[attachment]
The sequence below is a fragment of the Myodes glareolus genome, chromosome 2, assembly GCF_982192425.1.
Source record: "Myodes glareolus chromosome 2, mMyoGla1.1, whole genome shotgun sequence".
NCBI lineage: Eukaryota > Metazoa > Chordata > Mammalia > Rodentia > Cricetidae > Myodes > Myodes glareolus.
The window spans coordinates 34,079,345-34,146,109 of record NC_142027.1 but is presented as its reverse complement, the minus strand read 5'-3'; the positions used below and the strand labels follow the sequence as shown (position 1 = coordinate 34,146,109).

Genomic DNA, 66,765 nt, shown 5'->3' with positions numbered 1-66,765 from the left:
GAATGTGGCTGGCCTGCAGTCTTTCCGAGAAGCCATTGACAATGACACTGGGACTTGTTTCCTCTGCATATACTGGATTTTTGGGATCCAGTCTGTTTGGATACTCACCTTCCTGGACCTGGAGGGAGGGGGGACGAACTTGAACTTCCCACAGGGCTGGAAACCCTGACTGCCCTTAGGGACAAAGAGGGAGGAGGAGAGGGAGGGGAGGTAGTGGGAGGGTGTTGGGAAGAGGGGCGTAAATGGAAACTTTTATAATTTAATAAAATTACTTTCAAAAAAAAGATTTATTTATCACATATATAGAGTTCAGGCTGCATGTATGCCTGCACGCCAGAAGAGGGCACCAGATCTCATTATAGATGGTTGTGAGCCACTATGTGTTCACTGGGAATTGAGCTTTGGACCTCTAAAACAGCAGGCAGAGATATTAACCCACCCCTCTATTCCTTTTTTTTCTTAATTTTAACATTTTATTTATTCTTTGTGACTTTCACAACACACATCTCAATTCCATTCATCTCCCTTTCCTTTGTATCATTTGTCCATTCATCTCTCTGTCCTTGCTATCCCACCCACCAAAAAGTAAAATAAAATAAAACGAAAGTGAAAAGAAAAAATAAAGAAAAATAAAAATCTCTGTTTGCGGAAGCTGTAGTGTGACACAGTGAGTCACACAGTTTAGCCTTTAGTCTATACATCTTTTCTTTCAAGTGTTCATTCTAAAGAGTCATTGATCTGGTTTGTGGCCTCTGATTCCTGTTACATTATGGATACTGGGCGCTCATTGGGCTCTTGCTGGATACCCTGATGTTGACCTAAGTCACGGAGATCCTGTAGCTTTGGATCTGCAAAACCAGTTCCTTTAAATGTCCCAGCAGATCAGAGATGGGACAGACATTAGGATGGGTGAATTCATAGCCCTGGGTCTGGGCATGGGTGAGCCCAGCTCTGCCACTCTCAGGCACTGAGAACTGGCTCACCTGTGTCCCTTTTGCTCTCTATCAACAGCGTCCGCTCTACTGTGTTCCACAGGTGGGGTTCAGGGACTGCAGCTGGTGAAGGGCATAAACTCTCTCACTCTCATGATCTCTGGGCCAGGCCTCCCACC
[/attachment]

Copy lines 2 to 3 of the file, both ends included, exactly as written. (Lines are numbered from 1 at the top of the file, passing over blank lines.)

Source record: "Myodes glareolus chromosome 2, mMyoGla1.1, whole genome shotgun sequence".
NCBI lineage: Eukaryota > Metazoa > Chordata > Mammalia > Rodentia > Cricetidae > Myodes > Myodes glareolus.